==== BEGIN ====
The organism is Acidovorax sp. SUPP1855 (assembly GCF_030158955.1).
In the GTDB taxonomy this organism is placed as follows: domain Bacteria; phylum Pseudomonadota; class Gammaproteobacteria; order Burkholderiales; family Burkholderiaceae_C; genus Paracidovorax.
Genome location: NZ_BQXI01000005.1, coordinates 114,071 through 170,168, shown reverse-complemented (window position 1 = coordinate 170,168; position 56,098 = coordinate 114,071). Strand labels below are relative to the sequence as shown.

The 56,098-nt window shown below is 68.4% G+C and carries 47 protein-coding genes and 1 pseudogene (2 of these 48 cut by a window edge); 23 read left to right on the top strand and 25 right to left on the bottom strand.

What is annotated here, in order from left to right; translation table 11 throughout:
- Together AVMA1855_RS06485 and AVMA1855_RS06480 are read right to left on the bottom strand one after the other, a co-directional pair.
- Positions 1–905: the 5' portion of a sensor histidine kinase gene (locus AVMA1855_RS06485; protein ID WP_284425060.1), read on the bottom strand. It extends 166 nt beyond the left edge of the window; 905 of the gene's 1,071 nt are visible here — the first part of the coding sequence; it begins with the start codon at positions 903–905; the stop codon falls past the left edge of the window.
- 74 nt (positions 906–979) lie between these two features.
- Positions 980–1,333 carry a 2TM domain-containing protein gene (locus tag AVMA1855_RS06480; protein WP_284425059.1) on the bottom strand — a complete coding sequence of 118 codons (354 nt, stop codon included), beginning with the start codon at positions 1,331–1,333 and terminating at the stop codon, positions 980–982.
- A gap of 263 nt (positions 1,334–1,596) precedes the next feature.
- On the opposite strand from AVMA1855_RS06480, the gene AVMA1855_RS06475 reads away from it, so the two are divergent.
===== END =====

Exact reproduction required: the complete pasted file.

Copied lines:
The organism is Acidovorax sp. SUPP1855 (assembly GCF_030158955.1).
In the GTDB taxonomy this organism is placed as follows: domain Bacteria; phylum Pseudomonadota; class Gammaproteobacteria; order Burkholderiales; family Burkholderiaceae_C; genus Paracidovorax.
Genome location: NZ_BQXI01000005.1, coordinates 114,071 through 170,168, shown reverse-complemented (window position 1 = coordinate 170,168; position 56,098 = coordinate 114,071). Strand labels below are relative to the sequence as shown.

The 56,098-nt window shown below is 68.4% G+C and carries 47 protein-coding genes and 1 pseudogene (2 of these 48 cut by a window edge); 23 read left to right on the top strand and 25 right to left on the bottom strand.

What is annotated here, in order from left to right; translation table 11 throughout:
- Together AVMA1855_RS06485 and AVMA1855_RS06480 are read right to left on the bottom strand one after the other, a co-directional pair.
- Positions 1–905: the 5' portion of a sensor histidine kinase gene (locus AVMA1855_RS06485; protein ID WP_284425060.1), read on the bottom strand. It extends 166 nt beyond the left edge of the window; 905 of the gene's 1,071 nt are visible here — the first part of the coding sequence; it begins with the start codon at positions 903–905; the stop codon falls past the left edge of the window.
- 74 nt (positions 906–979) lie between these two features.
- Positions 980–1,333 carry a 2TM domain-containing protein gene (locus tag AVMA1855_RS06480; protein WP_284425059.1) on the bottom strand — a complete coding sequence of 118 codons (354 nt, stop codon included), beginning with the start codon at positions 1,331–1,333 and terminating at the stop codon, positions 980–982.
- A gap of 263 nt (positions 1,334–1,596) precedes the next feature.
- On the opposite strand from AVMA1855_RS06480, the gene AVMA1855_RS06475 reads away from it, so the two are divergent.